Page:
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Physics-Unit 4 -Motion in Two Dimensions
Projectile Motion An object shot through the air is called a projectile. A projectile can be a football, a bullet, or a drop of water. No matter what the object is, after a projectile has been given an initial thrust, if you ignore air resistance, it moves through the air only under the force of gravity (its own inertia) The force of gravity is what causes the object to curve downward in a parabolic flight path. Its path through space is called its trajectory.
Projectile Motion All objects, when ignoring air resistance, fall with the same acceleration, g = 9. 8 m/s 2 downward. The distance the ball falls each second increases because the ball is accelerating downward. The velocity also increases in the downward direction as the ball drops. This is shown by drawing a longer vector arrow for each time interval.
Projectile Motion Vectors can also be used to represent a ball rolling horizontally on a table at a constant velocity. Newton’s 1 st Law tells us the ball will continue rolling in a straight line at constant velocity unless acted on by an outside force. Each vector arrow is drawn the same length to represent the constant velocity. The velocity would remain constant but in the real world, friction makes it slow down and eventually stop.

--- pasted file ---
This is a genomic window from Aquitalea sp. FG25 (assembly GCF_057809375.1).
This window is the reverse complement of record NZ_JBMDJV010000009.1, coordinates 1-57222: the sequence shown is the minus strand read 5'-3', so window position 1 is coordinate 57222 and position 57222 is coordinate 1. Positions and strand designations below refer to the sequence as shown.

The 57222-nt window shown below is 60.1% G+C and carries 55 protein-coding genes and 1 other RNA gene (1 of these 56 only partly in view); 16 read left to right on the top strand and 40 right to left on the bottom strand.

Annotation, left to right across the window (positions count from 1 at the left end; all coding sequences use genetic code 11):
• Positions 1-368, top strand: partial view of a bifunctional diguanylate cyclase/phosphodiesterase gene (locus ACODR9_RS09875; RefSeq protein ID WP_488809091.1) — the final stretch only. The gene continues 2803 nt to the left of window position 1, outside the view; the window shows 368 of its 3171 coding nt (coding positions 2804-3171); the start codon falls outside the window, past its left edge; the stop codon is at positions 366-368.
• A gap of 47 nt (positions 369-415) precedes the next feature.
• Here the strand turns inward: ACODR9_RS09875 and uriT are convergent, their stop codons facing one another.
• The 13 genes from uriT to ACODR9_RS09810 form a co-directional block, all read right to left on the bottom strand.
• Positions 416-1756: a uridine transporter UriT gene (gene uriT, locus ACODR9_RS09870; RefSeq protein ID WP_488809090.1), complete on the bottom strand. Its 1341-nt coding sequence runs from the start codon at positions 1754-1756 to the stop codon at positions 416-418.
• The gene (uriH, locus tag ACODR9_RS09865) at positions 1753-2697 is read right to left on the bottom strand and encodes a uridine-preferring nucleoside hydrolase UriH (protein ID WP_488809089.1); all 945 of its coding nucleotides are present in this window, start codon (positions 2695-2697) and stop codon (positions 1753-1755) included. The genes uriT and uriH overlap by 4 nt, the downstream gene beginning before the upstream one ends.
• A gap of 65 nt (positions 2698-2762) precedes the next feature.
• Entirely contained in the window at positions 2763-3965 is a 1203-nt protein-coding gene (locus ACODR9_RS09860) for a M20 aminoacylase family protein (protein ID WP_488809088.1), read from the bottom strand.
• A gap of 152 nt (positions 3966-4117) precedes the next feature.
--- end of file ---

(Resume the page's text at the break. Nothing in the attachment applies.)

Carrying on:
Projectile Motion Now, combine the motion of the ball in free fall with the motion of the ball rolling on the table at a constant velocity. This is seen when rolling the ball off of the table. The ball rolling on the table would continue forever in a straight line if gravity is ignored. The ball in free fall would continue to increase its speed if air resistance is ignored.
Projectile Motion Since the ball is moving at a constant velocity and in free fall at the same time, the horizontal and vertical vectors are added together during equal time intervals. This is done for each time interval until the ball hits the ground. The path the ball follows can be seen by connecting the resultant vectors.
Projectile Motion Look at the components of the velocity vectors. The length of the horizontal component stays the same for the whole time. The length of the vertical component increases with time. This means Vx will be constant and Vy will be changing
Projectile Motion and Inertia •
Horizontal Velocity Projectiles travel with a parabolic trajectory due to the influence of gravity v. There are no horizontal forces acting upon projectiles and thus no horizontal acceleration v. The horizontal velocity of a projectile is constant-its value never changes v. It is equal to the starting velocity Vix v
Vertical Velocity There is a vertical acceleration caused by gravity; its value is 9. 8 m/s/s, down The vertical velocity of a projectile changes by 9. 8 m/s each second The horizontal motion of a projectile is independent of its vertical motion.